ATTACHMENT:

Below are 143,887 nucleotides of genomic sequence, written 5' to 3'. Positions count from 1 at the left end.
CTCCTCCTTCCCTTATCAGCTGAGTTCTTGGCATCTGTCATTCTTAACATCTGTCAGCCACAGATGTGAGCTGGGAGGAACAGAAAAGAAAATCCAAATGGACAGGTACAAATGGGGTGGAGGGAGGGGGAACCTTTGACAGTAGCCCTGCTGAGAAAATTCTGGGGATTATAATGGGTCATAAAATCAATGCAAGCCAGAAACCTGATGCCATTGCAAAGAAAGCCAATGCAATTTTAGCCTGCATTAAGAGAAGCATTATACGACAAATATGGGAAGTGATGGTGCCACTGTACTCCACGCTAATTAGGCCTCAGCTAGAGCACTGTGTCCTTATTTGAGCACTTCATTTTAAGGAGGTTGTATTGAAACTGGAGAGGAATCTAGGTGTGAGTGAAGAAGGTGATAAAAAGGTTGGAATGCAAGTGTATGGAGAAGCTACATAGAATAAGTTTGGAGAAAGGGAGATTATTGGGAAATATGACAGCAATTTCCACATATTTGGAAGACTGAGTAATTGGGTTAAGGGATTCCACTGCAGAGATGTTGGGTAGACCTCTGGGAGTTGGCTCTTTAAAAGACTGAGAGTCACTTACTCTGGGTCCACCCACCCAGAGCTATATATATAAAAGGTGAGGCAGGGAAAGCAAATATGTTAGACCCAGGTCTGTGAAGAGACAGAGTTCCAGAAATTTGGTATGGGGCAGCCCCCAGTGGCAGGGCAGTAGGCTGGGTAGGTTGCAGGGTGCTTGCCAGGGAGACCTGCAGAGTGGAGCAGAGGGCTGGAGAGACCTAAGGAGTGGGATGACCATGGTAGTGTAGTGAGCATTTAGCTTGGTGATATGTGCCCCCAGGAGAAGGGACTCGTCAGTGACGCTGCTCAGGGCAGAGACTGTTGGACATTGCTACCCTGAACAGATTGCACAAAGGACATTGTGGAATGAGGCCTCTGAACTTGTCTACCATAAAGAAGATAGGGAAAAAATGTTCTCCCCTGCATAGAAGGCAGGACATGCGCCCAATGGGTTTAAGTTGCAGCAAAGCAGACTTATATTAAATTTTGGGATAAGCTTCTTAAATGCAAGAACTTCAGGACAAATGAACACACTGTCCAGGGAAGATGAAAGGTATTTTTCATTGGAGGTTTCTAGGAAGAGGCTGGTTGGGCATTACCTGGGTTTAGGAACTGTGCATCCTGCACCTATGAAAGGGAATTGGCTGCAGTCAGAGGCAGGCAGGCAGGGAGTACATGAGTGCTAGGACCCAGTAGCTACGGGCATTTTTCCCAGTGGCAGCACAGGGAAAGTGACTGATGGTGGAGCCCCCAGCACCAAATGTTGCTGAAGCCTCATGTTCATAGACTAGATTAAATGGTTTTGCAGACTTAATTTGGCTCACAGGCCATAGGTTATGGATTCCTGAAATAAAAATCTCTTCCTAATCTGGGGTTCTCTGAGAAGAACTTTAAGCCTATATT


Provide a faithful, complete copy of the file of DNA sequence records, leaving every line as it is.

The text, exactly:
Below are 143,887 nucleotides of genomic sequence, written 5' to 3'. Positions count from 1 at the left end.
CTCCTCCTTCCCTTATCAGCTGAGTTCTTGGCATCTGTCATTCTTAACATCTGTCAGCCACAGATGTGAGCTGGGAGGAACAGAAAAGAAAATCCAAATGGACAGGTACAAATGGGGTGGAGGGAGGGGGAACCTTTGACAGTAGCCCTGCTGAGAAAATTCTGGGGATTATAATGGGTCATAAAATCAATGCAAGCCAGAAACCTGATGCCATTGCAAAGAAAGCCAATGCAATTTTAGCCTGCATTAAGAGAAGCATTATACGACAAATATGGGAAGTGATGGTGCCACTGTACTCCACGCTAATTAGGCCTCAGCTAGAGCACTGTGTCCTTATTTGAGCACTTCATTTTAAGGAGGTTGTATTGAAACTGGAGAGGAATCTAGGTGTGAGTGAAGAAGGTGATAAAAAGGTTGGAATGCAAGTGTATGGAGAAGCTACATAGAATAAGTTTGGAGAAAGGGAGATTATTGGGAAATATGACAGCAATTTCCACATATTTGGAAGACTGAGTAATTGGGTTAAGGGATTCCACTGCAGAGATGTTGGGTAGACCTCTGGGAGTTGGCTCTTTAAAAGACTGAGAGTCACTTACTCTGGGTCCACCCACCCAGAGCTATATATATAAAAGGTGAGGCAGGGAAAGCAAATATGTTAGACCCAGGTCTGTGAAGAGACAGAGTTCCAGAAATTTGGTATGGGGCAGCCCCCAGTGGCAGGGCAGTAGGCTGGGTAGGTTGCAGGGTGCTTGCCAGGGAGACCTGCAGAGTGGAGCAGAGGGCTGGAGAGACCTAAGGAGTGGGATGACCATGGTAGTGTAGTGAGCATTTAGCTTGGTGATATGTGCCCCCAGGAGAAGGGACTCGTCAGTGACGCTGCTCAGGGCAGAGACTGTTGGACATTGCTACCCTGAACAGATTGCACAAAGGACATTGTGGAATGAGGCCTCTGAACTTGTCTACCATAAAGAAGATAGGGAAAAAATGTTCTCCCCTGCATAGAAGGCAGGACATGCGCCCAATGGGTTTAAGTTGCAGCAAAGCAGACTTATATTAAATTTTGGGATAAGCTTCTTAAATGCAAGAACTTCAGGACAAATGAACACACTGTCCAGGGAAGATGAAAGGTATTTTTCATTGGAGGTTTCTAGGAAGAGGCTGGTTGGGCATTACCTGGGTTTAGGAACTGTGCATCCTGCACCTATGAAAGGGAATTGGCTGCAGTCAGAGGCAGGCAGGCAGGGAGTACATGAGTGCTAGGACCCAGTAGCTACGGGCATTTTTCCCAGTGGCAGCACAGGGAAAGTGACTGATGGTGGAGCCCCCAGCACCAAATGTTGCTGAAGCCTCATGTTCATAGACTAGATTAAATGGTTTTGCAGACTTAATTTGGCTCACAGGCCATAGGTTATGGATTCCTGAAATAAAAATCTCTTCCTAATCTGGGGTTCTCTGAGAAGAACTTTAAGCCTATATT